The Dairy Industry
The dairy processing industry employs over 23,000 Canadians in close to 475 production facilities across the country. It is a $17.7 billion a year industry, which accounts for close to 16% of the total shipments in the Canadian food manufacturing industry. The dairy industry as a whole—including both processors and dairy farmers—is the largest of the Canadian supply managed sectors.
There are several steps to starting in the dairy processing industry. First, as a food manufacturer, if you are selling interprovincially or internationally, you will need to register with the Canadian Food Inspection Agency. To obtain milk, you will need to contact your provincial dairy marketing board.
Dairy products imported into Canada are subject to the controls under Canada’s Export and Import Permits Act which is managed by Global Affairs Canada. For more information, please refer to the Global Affairs Canada website.
In some countries, including the United States and a number in the European Union, the production of dairy is subsidized by government. This is not the case in Canada.
Rather, the Canadian dairy industry is supply managed: a regulatory policy which ensures supply does not exceed demand. It means that Canadian dairy producers are provided with a stable income, dairy processors always have a reliable source of milk, and consumers can expect relatively stable prices at the grocery store regardless of season. Critics of supply management claim that consumers do not get a comparable price for their dairy products to those in the United States.
Legend has it that the first cheese was accidentally made by a traveler carrying milk in a canteen made from an animal stomach. The bacteria in the stomach caused the milk to ripen into something similar to cheese. While the steps involved in cheese making have evolved to support larger-scale production (and modern food safety practices) they are still based on the same principles employed in early cheese making.
1 – Curdling.
Milk is heated and bacteria cultures and enzymes are added to help with clotting and the separation of liquid (whey) and solids (curd). This produces a thick, custard-like product.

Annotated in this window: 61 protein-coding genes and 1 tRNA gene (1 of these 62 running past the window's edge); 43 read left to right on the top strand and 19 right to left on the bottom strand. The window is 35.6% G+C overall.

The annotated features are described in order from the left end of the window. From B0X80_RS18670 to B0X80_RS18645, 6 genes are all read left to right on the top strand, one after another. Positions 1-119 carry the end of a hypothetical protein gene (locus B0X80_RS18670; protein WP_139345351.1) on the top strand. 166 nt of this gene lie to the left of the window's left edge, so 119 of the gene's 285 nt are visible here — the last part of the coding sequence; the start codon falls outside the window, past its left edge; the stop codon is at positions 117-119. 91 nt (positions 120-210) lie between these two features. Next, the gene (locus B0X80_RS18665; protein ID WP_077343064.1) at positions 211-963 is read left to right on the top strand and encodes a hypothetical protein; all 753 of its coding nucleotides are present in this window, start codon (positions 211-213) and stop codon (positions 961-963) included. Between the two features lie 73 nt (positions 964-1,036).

2 – Cooking.
The product is then cut and temperature treated again to develop the curds. The size of the curds, the stirring and the temperatures used will determine what type of cheese is produced. In general, large curds, gently stirred and processed at lower temperatures create soft cheeses like brie or ricotta, while smaller curds, more aggressively stirred and processed at higher temperatures create harder cheeses like asiago and parmesan.
3 – Draining and Pressing.
The whey is drained from the curds which are then pressed into formation using its own or added weight. This process helps determine the internal structure of the cheeses and also helps eliminate any remaining whey.
4 – Ripening.
Formed cheese that is not immediately vacuum sealed after brining, is then stored in a temperature-controlled room for a varying length of time (weeks to years).
Before this happens, the cheesemaker may add other ingredients, such as lipases, calcium chloride, penicillium, etc. or apply additional procedures such as homogenizing the milk, washing the rind of the cheese, or wrapping in wax. Some cheeses skip the ripening step and are cooked in hot whey and stretched before they are placed into moulds (i.e., mozzarella and bocconcini).
Over 1,000 different types of cheese are produced in Canada; the flavor and texture of each is determined by a number of things: the type of milk used (cow, goat, sheep, etc.), the level of moisture, the type of bacteria or mold added, etc.
Interested in finding out more about cheese making technology? Take a look at this ebook produced by the University of Guelph Food Sciences Department.
The Ice Cream Story